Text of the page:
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Civil War Medicine Civil War Medicine

Maggots and Rats: Nature's Surgeons During the Civil War

By Alfred Jay Bollet, M.D.
From: Civil War Medicine: Challenges and Triumphs
©Galen Press, Ltd., Tucson, AZ, 2002

        According to soldiers' letters, swarms of flies harassed them in every encampment and hospital. Because flies deposited their eggs in any open wound or in wounds covered with the standard moist dressings (apparently, the eggs could penetrate through several layers of moist muslin), maggots rapidly appeared in wounds. Although the maggots caused no pain, they disgusted the volunteer female nurses and their wiggling bothered the wounded men. Clinicians, therefore, used oil of turpentine, petroleum, kerosene, tobacco, chloroform, and antiseptics to kill the maggots when flies were present. In well-run hospitals, strict cleanliness usually prevented their appearance.
       Yet, some Civil War surgeons ultimately realized that maggots could have beneficial effects: they painlessly cleansed wounds by digesting and removing dead tissue without injuring healthy tissue. Confederate Surgeon Joseph Jones, for example, reported that "a gangrenous wound which had been thoroughly cleansed by maggots healed more rapidly than if it had been left by itself." In recent times, physicians have rediscovered the ability of maggots to debride wounds, often more carefully than the best surgeon.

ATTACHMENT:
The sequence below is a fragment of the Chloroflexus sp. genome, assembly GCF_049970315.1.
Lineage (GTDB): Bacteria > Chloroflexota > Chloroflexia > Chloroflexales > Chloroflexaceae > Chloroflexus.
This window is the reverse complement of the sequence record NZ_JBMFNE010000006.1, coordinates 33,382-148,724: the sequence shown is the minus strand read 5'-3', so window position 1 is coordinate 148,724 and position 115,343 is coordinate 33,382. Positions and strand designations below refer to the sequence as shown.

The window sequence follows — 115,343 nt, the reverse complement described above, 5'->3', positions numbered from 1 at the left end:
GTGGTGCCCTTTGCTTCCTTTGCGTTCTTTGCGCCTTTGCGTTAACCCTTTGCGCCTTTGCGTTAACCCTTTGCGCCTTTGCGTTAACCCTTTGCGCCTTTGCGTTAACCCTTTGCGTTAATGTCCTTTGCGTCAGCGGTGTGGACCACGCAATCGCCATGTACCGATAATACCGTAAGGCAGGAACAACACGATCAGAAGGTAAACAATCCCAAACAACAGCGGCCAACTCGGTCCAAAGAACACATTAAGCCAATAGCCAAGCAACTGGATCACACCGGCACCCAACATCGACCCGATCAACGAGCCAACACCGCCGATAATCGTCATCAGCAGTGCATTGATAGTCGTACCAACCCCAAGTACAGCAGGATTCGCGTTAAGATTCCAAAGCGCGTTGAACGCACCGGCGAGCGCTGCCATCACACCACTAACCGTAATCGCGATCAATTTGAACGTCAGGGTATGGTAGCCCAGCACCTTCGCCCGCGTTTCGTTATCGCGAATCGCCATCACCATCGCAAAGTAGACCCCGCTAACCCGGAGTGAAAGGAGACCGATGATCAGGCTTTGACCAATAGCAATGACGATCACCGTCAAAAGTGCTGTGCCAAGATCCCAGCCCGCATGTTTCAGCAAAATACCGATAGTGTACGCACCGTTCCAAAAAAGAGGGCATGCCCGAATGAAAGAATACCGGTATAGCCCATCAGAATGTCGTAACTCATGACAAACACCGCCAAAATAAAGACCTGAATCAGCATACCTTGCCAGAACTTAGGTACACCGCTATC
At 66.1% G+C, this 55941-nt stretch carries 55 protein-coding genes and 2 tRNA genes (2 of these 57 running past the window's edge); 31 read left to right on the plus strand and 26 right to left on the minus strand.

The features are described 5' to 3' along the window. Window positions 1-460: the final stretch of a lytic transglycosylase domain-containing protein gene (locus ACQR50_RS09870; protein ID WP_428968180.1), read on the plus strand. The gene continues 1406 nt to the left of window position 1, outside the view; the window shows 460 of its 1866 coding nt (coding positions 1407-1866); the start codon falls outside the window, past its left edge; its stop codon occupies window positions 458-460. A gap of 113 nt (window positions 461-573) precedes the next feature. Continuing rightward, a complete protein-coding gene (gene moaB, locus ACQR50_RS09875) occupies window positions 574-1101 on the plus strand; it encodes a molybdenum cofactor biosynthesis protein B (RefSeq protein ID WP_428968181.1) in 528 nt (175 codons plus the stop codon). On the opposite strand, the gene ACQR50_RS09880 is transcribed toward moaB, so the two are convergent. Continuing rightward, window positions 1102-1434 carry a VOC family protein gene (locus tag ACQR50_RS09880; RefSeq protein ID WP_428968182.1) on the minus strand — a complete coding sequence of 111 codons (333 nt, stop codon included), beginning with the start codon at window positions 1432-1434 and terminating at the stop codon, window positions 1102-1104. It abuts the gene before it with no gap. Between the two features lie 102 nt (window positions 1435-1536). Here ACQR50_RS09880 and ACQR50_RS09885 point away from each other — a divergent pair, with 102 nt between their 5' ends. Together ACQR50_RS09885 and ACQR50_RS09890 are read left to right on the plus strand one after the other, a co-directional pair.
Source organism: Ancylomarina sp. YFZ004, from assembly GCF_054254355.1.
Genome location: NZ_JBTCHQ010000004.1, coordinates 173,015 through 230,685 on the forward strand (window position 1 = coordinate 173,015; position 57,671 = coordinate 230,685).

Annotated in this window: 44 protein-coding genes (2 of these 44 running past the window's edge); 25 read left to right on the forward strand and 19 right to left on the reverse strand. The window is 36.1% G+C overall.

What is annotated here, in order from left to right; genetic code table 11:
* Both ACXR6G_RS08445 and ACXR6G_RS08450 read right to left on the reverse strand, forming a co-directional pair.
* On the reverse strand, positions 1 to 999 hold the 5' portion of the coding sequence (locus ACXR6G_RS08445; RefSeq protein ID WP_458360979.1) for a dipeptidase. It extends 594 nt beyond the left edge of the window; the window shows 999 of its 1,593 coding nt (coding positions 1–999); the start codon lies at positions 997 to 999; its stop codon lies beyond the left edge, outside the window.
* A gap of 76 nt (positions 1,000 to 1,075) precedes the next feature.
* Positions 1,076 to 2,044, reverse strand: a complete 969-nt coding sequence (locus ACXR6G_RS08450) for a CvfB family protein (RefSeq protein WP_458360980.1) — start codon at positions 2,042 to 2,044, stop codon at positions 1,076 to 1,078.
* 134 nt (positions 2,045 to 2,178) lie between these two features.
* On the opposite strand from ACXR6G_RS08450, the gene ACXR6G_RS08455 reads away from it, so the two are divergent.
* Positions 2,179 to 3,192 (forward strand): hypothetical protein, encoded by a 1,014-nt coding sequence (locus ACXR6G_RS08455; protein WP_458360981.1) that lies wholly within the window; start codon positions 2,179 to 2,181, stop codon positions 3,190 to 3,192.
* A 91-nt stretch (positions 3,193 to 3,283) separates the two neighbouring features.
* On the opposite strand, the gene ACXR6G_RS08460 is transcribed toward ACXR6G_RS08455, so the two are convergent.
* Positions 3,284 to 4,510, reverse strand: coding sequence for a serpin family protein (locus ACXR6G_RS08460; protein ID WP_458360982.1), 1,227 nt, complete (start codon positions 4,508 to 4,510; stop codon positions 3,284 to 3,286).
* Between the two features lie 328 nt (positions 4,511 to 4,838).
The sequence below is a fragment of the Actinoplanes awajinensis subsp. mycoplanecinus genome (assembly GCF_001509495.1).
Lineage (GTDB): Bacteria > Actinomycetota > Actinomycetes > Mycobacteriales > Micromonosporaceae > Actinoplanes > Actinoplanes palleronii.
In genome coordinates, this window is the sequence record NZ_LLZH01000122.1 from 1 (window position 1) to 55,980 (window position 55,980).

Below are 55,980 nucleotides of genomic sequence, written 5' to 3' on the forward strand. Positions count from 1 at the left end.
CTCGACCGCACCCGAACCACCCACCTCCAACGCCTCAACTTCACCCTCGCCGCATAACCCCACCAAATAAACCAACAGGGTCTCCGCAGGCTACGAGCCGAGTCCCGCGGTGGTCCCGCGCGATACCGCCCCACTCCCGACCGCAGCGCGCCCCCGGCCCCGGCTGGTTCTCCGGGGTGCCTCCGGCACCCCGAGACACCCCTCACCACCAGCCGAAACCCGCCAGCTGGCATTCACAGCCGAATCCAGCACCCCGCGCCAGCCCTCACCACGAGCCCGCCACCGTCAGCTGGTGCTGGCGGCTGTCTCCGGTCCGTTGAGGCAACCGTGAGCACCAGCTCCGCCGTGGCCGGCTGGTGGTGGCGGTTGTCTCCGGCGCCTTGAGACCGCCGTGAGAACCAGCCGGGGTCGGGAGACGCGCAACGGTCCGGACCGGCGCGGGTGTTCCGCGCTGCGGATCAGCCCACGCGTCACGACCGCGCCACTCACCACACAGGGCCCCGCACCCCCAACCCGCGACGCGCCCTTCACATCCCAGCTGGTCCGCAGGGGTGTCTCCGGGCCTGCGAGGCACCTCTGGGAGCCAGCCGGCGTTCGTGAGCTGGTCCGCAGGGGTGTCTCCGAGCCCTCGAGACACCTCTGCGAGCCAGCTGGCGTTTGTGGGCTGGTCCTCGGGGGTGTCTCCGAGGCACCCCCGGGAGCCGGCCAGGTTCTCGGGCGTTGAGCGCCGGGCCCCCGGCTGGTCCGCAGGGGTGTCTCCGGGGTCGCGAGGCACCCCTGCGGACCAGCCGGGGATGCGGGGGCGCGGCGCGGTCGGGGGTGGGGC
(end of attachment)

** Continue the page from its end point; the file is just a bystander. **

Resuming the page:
In her memoirs, Phoebe Pember noted the skill of rats in removing dead tissues in a wound without damaging healthy tissue or hurting the soldier. "The rat surgeons," she noted, "could have passed the [medical examining] board." A Virginian named Patterson was wounded in the center of the instep of a foot; the wound sloughed, and a large mass of "proud flesh" (newly formed growing tissue, now called "granulation") formed an island in its center. According to Pember,

        "The surgeons feared to remove the mass, thinking it was connected to the nerves of the foot and lockjaw might ensue. Patterson was very glum, but [after the rats got to his wound, he] brightened one morning, and he exhibited the foot with great glee, the little island gone, and a deep hollow left, but the wound was washed clean and looking healthy."

 

©Galen Press, Ltd., Tucson, AZ, 2002

Copyright 2001-2013 Galen Press, Ltd.